Anita: No hard times. Janice Thompson is a gentle dove of a woman. She is not only talented, but easy to work with. There were a few times in one of the novels that I found myself writing in a way that strayed from the general concept of a Heartsong romance. Janice made some good suggestions, which steered me in the right direction.

Janice: I can honestly say that I’ve never worked with anyone who was so willing to accept critique and/or take suggestions as Anita. She is a precious friend and collaborative partner. I already knew she was talented (even before we began this project) but had no idea how gracious she would be. Since I’ve written for the Heartsong line for years, I was able to “teach her the ropes” (as it were) and she was a ready learner! That’s not to say she hasn’t taught me a thing or two. I’ve learned much from her throughout this process, particularly as it applies to romantic tension. She’s far better at that than I am, and I’m happy to admit it.

Why did you choose to be a writer?

Anita: Ever since I was a little girl, I had this need to express myself in some sort of artistic medium. I’ve tried a number of things: piano, painting, decorating, and acting. But I’ve never been very good at any these endeavors, except writing. I guess really then—writing chose me.

Janice: Like Anita, I’ve always been artistic. As a youngster, I sang, danced and played the piano. I was also very involved in theater as a young person. I’ve been writing since childhood. I wrote my first novella in 6th grade, then went on to write musical comedies for the stage before turning to books in the mid-90’s. Like Anita, I can truly say that I didn’t choose writing; it chose me. Or, perhaps I should say that God chose it for me, as a gift.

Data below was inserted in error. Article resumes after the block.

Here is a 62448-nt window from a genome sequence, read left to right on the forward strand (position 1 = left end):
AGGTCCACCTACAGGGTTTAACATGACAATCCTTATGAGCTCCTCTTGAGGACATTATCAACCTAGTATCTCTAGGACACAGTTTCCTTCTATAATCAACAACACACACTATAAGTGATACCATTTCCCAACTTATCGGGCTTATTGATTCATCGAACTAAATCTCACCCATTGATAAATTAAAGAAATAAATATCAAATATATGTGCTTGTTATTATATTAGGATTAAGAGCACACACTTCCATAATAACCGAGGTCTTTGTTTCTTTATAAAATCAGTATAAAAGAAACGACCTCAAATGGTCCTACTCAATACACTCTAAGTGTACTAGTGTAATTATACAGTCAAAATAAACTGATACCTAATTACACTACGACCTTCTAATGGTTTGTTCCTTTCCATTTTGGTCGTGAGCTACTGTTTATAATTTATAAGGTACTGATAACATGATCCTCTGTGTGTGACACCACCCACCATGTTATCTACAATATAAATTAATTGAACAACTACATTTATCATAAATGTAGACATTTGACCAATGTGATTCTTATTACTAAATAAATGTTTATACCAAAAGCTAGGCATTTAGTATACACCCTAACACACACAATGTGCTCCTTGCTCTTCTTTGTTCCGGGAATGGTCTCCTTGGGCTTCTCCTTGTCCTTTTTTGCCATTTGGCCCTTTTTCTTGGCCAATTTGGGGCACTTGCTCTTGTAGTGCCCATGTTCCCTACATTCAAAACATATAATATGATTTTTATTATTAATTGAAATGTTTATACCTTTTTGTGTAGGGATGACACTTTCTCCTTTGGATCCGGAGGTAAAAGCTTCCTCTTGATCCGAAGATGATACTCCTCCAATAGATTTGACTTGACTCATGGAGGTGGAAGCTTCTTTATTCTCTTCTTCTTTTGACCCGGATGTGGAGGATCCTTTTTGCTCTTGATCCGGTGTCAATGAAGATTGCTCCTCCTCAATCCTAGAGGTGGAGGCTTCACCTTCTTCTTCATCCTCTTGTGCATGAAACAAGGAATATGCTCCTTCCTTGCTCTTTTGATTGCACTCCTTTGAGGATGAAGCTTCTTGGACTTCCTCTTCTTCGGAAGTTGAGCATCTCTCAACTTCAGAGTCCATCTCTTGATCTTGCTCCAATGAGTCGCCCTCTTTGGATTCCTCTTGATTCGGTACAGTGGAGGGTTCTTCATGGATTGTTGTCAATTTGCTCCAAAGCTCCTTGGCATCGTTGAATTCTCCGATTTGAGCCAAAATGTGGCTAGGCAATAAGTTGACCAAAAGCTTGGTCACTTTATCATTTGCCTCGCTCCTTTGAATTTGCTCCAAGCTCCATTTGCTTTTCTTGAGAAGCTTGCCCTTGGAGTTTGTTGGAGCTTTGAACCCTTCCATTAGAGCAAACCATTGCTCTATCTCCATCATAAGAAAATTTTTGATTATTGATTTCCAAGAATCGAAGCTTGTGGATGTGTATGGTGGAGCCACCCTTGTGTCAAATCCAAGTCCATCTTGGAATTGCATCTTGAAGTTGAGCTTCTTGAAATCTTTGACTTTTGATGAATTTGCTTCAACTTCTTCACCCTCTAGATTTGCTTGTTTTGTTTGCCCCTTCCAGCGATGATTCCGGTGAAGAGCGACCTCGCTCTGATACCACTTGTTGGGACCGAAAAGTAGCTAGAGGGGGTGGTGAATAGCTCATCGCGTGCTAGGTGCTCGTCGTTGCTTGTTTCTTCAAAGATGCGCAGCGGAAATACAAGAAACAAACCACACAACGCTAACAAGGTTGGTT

How would you describe the characters in Larkspur Dreams?

Anita: Lark and Everett are total opposites. Lark is a sanguine and a free-spirit who loves people and loves being alive. Everett is a cautious guy who enjoys numbers more than people. I love throwing characters together who’ll stir up trouble just by being in the same room.

Janice: As mentioned above, I really related to Larkspur on many levels. She’s as fun-loving and free-spirited as they come. All artsy types will agree! To give her a love interest like Everett (ironically, my grandfather’s name) was terrific because we really got to explore the “opposites attract” principle. It worked like a charm!

Did you both enjoy working with these characters? Why?

Anita: Many of my characters are bits of me. Lark is only a small part of me. I’m more of a melancholy/choleric, and Lark is really a true sanguine with a little bit of phlegmatic thrown in. She is the life of the party, and everybody loves being around her. I enjoyed writing about Lark, because I am a Lark-wannabe. Aren’t we all?